Looking back, thinking ahead:
Fish Farming Expert has asked individuals connected to the salmon farming industry about their year, and what they hope for in 2023. We continue the series with Nathan Pyne-Carter, chief executive of Dundee-based international aquaculture technology innovator Ace Aquatec.
What have been the highlights for you professionally in 2022?
The past year has been Ace Aquatec’s busiest to date, with the full commercialisation of our humane stunning technology, and continued advances in our pioneering R&D work.
A major highlight this year has been rolling out our in-water electric stunner to a global market. There are now 42 systems in place, from our trial partner Scottish Sea Farms in Scotland, which now has five stunners installed in its salmon processing plants, to the world’s biggest tilapia producer, Regal Springs, which has two units. As we have scaled up, production of the stunners has moved to a new UK-based manufacturer, and we now have a network of international distributors from Greece to USA and Australasia, so people can observe the system in action wherever they are in the world.
Our customers are seeing improvements in the welfare and quality of their fish, and also an increase in the throughput.
To cap the commercial success, Ace Aquatec’s ground-breaking work on humane slaughter was recognised with an Aquaculture UK award for animal welfare, shared with the University of Stirling, and presented in Aviemore in May.
We feel we now have a biomass system which will really help customers track their fish and calculate fish weights and distribution in a range of operation environments.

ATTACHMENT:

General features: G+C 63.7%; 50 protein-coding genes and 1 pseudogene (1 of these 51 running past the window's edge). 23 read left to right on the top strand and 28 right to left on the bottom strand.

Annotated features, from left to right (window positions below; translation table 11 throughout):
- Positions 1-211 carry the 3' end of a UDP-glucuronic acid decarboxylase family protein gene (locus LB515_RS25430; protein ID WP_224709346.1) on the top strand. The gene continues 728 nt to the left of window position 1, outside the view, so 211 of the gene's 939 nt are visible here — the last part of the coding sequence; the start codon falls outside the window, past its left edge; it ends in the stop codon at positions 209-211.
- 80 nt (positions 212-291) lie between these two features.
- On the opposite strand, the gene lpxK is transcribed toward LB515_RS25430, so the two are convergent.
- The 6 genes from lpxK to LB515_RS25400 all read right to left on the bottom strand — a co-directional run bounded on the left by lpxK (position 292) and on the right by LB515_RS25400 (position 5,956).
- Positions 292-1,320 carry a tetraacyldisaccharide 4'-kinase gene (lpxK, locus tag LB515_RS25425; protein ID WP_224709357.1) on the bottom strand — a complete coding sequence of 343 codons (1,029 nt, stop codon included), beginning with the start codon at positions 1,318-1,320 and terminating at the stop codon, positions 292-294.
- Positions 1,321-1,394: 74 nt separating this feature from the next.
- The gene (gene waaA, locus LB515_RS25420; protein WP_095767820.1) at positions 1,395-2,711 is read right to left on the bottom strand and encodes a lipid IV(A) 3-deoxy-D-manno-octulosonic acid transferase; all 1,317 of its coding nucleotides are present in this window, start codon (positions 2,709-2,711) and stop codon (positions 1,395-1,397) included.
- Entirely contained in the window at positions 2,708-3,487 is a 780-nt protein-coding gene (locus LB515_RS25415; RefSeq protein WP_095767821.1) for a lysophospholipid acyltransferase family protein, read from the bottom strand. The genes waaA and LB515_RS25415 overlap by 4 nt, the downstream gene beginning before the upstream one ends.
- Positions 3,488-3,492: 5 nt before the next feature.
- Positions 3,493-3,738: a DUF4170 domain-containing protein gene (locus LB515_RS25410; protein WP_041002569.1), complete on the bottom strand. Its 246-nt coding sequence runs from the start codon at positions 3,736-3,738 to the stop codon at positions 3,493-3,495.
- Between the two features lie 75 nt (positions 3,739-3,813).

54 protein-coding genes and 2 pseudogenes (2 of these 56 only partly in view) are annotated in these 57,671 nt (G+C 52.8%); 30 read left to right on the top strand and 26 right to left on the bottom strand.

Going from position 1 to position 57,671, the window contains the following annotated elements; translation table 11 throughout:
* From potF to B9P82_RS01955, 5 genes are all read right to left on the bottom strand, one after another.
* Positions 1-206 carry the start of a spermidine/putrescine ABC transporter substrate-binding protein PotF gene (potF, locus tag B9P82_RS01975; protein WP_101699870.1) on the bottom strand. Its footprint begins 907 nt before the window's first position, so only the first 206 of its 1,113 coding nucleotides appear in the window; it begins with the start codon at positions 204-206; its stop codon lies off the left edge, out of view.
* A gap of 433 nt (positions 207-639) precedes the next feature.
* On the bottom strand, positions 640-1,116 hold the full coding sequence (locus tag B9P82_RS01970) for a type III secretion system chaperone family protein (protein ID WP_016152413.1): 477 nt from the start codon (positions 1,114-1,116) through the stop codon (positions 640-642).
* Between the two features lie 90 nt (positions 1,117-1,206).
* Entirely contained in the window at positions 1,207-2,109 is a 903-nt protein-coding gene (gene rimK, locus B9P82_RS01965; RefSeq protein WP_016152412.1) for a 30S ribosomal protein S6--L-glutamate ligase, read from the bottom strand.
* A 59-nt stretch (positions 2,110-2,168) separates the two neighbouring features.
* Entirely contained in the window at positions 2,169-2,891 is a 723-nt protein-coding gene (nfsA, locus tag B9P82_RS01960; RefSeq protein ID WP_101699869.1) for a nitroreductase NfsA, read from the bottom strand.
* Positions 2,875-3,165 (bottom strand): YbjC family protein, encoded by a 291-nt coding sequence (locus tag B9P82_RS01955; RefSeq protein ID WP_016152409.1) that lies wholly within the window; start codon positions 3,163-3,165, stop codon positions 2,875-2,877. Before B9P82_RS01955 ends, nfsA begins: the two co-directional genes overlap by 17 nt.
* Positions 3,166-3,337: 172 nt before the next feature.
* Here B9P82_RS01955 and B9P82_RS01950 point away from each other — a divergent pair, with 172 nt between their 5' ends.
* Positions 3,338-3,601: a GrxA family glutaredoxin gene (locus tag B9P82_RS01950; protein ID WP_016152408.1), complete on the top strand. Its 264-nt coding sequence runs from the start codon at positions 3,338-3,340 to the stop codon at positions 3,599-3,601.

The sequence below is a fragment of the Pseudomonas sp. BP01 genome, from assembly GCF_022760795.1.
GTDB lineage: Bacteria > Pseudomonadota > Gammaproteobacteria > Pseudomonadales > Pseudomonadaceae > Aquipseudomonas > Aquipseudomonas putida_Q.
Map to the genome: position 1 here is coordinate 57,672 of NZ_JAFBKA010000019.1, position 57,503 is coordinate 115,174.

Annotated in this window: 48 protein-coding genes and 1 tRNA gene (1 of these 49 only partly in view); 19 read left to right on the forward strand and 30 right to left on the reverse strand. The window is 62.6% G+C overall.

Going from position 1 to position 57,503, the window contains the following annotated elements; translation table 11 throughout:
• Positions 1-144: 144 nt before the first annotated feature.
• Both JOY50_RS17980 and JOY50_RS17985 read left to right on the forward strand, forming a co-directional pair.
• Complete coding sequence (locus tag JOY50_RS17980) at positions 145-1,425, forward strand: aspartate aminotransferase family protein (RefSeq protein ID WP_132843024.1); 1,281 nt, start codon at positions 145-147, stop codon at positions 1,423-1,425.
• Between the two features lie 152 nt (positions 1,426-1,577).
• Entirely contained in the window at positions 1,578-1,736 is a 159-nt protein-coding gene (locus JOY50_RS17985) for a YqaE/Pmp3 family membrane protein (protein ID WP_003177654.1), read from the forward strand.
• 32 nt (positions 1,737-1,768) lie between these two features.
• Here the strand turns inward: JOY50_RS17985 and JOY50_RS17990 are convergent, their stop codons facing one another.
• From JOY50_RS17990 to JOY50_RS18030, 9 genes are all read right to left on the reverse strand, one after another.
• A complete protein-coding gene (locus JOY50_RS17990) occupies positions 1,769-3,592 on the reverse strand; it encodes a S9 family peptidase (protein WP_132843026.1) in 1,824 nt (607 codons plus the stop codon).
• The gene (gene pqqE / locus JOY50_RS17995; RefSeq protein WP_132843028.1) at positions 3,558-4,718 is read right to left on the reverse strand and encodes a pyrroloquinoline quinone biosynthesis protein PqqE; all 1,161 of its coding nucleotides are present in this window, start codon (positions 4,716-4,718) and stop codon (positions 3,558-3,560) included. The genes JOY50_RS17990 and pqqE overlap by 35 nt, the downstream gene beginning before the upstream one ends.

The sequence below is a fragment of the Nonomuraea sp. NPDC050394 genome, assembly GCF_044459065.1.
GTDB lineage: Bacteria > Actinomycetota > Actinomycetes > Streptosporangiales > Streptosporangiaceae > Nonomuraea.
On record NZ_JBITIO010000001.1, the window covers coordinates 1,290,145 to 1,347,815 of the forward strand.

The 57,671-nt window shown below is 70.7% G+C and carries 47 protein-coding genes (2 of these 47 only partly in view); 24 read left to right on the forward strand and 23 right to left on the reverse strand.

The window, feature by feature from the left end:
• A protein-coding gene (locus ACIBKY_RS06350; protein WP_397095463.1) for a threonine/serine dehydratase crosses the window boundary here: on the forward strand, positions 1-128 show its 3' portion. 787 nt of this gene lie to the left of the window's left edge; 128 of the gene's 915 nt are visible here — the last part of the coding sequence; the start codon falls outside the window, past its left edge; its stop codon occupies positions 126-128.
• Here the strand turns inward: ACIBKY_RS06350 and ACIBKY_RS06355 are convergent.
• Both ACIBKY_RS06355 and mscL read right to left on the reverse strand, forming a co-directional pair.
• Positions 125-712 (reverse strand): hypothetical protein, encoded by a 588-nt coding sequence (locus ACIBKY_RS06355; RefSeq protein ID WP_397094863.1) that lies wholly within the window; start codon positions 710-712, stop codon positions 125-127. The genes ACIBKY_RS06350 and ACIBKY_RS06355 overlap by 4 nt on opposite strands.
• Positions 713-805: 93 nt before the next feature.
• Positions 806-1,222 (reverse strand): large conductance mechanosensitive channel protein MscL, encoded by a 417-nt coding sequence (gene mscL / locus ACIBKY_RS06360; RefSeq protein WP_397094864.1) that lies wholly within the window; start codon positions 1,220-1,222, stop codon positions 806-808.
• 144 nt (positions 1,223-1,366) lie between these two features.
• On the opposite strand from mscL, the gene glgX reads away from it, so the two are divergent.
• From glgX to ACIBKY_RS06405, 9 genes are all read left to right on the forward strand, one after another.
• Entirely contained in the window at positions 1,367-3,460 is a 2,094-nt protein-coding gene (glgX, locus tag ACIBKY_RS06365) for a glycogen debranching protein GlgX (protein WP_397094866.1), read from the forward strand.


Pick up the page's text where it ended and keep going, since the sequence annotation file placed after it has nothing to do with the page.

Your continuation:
What are the most significant challenges and opportunities for your company in the coming year?
We’ll finally be launching our biomass system to the market in the first half of 2023, following extensive trials in Scotland. It’s been a long and interesting journey, but we feel we now have a system which will really help customers track their fish and calculate fish weights and distribution in a range of operation environments. We have customers already lined up, principally in Scotland but also in New Zealand, and we are about to begin production at a Dundee-based manufacturer for the first 15 units.
We’ve also secured a European Innovation Council accelerator grant of €1.2 million to develop the next stage of our sea lice system – a welfare focused process that uses electricity and water jets. This grant will enable new tests with small batches of salmon, first in Canada, and then in Norway and Scotland in late 2023.
With so much going on, Ace’s fast expanding team has been much in demand, delivering presentations from Canada to Spain to the EU. Next year we will all be moving up another gear, in order to fulfil both our burgeoning sales commitments and our exciting innovation programme.
What do you see as the most significant challenges for the salmonid farming industry in Scotland and globally in 2023?
A welfare-first approach, data quality and supply chain efficacy will be crucial elements to give more transparency in aquaculture globally. Supermarkets and consumers will seek confirmation that farms are committed to using new technologies that support the wellbeing of farm-raised salmon and create an environment that promotes the best management practices.